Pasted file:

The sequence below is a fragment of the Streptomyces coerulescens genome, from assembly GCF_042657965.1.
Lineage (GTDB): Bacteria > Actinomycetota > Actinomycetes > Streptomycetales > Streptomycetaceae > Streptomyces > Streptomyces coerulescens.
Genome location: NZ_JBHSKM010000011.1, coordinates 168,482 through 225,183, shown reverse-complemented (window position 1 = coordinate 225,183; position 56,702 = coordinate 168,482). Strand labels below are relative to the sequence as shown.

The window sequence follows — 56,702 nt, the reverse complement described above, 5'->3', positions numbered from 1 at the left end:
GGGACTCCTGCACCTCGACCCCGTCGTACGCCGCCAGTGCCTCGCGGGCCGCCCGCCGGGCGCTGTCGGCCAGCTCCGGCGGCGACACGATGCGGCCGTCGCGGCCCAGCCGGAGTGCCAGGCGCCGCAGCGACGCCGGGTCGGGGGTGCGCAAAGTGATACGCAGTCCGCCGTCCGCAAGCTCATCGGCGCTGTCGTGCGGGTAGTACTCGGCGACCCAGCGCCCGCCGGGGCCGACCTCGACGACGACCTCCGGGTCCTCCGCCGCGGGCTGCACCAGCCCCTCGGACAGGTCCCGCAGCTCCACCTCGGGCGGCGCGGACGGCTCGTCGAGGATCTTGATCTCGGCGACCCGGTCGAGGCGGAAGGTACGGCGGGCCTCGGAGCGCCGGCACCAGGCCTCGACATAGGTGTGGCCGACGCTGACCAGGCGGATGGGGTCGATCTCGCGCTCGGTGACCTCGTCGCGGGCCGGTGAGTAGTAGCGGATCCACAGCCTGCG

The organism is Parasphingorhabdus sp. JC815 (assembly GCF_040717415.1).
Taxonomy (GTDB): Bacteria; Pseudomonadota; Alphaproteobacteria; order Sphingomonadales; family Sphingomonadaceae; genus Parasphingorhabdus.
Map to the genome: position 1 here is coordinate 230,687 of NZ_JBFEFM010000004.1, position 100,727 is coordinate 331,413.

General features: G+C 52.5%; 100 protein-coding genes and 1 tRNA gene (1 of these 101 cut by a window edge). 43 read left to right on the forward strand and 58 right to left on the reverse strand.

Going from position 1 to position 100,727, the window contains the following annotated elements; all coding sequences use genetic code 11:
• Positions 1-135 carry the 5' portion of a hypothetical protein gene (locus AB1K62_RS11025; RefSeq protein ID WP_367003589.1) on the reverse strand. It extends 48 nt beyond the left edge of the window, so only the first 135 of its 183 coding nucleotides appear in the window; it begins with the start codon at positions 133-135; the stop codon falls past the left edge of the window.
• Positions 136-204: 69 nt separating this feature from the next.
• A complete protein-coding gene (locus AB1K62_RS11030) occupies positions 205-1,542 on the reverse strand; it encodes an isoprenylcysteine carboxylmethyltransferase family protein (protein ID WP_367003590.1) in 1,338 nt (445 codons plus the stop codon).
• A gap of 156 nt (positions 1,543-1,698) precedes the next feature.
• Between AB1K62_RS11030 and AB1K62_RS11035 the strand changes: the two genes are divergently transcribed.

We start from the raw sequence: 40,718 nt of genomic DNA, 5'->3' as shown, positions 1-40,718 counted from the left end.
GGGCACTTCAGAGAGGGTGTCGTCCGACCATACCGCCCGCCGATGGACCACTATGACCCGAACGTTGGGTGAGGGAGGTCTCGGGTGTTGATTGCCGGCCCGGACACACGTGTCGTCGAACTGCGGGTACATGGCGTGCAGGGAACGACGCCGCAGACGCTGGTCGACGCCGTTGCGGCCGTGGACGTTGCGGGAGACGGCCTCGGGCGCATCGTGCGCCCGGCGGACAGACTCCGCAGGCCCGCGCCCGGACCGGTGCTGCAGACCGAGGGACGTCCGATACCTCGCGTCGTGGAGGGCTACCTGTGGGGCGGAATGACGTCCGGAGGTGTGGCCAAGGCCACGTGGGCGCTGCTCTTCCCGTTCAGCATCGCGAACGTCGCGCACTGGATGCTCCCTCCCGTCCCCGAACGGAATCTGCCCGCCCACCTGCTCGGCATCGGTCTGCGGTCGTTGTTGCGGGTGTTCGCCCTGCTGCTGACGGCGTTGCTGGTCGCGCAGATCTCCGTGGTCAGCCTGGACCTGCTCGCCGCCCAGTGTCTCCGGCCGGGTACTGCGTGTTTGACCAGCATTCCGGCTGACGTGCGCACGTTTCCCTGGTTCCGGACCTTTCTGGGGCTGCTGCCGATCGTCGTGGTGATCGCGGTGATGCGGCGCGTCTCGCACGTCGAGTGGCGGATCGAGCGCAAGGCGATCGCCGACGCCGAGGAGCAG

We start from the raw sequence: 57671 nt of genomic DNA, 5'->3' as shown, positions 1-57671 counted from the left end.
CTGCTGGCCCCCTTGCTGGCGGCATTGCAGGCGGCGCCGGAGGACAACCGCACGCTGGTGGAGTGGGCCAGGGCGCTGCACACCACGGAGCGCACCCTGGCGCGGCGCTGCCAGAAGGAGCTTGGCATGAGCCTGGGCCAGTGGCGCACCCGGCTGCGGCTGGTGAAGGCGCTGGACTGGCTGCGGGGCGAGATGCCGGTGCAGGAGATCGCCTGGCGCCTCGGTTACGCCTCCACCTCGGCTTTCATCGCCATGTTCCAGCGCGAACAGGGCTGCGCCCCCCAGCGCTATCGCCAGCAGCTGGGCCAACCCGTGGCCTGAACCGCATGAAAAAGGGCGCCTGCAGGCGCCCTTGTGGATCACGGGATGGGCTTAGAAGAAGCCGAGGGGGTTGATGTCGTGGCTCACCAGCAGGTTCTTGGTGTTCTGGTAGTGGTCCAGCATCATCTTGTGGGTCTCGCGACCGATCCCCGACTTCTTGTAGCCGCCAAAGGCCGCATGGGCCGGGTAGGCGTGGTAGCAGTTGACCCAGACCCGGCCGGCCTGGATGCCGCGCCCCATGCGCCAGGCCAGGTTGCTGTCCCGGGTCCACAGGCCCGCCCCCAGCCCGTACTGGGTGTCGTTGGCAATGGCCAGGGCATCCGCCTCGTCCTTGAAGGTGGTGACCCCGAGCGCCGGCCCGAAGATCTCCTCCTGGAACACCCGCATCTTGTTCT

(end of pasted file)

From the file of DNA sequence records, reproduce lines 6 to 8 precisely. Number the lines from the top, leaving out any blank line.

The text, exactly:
The organism is Parasphingorhabdus sp. JC815 (assembly GCF_040717415.1).
Taxonomy (GTDB): Bacteria; Pseudomonadota; Alphaproteobacteria; order Sphingomonadales; family Sphingomonadaceae; genus Parasphingorhabdus.
Map to the genome: position 1 here is coordinate 230,687 of NZ_JBFEFM010000004.1, position 100,727 is coordinate 331,413.